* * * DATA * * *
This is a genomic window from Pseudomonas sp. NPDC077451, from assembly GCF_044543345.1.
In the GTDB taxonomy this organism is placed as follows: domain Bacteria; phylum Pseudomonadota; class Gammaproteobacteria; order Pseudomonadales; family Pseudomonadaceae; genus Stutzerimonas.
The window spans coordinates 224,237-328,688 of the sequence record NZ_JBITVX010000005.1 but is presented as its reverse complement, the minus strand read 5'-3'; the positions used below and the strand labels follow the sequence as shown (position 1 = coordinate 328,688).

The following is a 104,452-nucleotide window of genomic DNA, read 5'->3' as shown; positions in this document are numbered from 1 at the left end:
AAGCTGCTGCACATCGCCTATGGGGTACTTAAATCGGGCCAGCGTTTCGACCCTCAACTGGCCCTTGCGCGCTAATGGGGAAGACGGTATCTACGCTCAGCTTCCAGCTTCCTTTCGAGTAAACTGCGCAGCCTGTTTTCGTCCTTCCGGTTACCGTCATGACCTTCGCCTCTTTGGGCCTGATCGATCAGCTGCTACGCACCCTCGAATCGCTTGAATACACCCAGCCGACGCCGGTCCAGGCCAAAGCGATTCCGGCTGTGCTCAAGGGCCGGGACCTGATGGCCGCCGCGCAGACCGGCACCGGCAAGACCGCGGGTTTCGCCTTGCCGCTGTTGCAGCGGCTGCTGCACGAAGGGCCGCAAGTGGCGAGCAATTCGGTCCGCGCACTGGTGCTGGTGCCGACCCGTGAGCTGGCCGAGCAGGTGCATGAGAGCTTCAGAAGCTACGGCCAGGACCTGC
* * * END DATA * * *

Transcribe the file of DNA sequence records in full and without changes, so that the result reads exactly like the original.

This is a genomic window from Pseudomonas sp. NPDC077451, from assembly GCF_044543345.1.
In the GTDB taxonomy this organism is placed as follows: domain Bacteria; phylum Pseudomonadota; class Gammaproteobacteria; order Pseudomonadales; family Pseudomonadaceae; genus Stutzerimonas.
The window spans coordinates 224,237-328,688 of the sequence record NZ_JBITVX010000005.1 but is presented as its reverse complement, the minus strand read 5'-3'; the positions used below and the strand labels follow the sequence as shown (position 1 = coordinate 328,688).

The following is a 104,452-nucleotide window of genomic DNA, read 5'->3' as shown; positions in this document are numbered from 1 at the left end:
AAGCTGCTGCACATCGCCTATGGGGTACTTAAATCGGGCCAGCGTTTCGACCCTCAACTGGCCCTTGCGCGCTAATGGGGAAGACGGTATCTACGCTCAGCTTCCAGCTTCCTTTCGAGTAAACTGCGCAGCCTGTTTTCGTCCTTCCGGTTACCGTCATGACCTTCGCCTCTTTGGGCCTGATCGATCAGCTGCTACGCACCCTCGAATCGCTTGAATACACCCAGCCGACGCCGGTCCAGGCCAAAGCGATTCCGGCTGTGCTCAAGGGCCGGGACCTGATGGCCGCCGCGCAGACCGGCACCGGCAAGACCGCGGGTTTCGCCTTGCCGCTGTTGCAGCGGCTGCTGCACGAAGGGCCGCAAGTGGCGAGCAATTCGGTCCGCGCACTGGTGCTGGTGCCGACCCGTGAGCTGGCCGAGCAGGTGCATGAGAGCTTCAGAAGCTACGGCCAGGACCTGC